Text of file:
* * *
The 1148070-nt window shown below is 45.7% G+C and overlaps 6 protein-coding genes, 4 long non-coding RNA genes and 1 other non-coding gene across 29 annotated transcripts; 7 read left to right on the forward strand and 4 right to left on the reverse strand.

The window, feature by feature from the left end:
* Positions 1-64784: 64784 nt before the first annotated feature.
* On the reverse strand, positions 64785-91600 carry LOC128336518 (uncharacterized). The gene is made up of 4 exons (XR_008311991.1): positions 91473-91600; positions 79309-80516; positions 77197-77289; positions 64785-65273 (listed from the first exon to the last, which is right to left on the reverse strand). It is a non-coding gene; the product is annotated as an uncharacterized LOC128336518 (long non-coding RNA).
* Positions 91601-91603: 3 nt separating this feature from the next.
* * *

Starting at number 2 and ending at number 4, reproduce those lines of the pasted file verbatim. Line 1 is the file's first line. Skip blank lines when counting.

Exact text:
The window, feature by feature from the left end:
* Positions 1-64784: 64784 nt before the first annotated feature.
* On the reverse strand, positions 64785-91600 carry LOC128336518 (uncharacterized). The gene is made up of 4 exons (XR_008311991.1): positions 91473-91600; positions 79309-80516; positions 77197-77289; positions 64785-65273 (listed from the first exon to the last, which is right to left on the reverse strand). It is a non-coding gene; the product is annotated as an uncharacterized LOC128336518 (long non-coding RNA).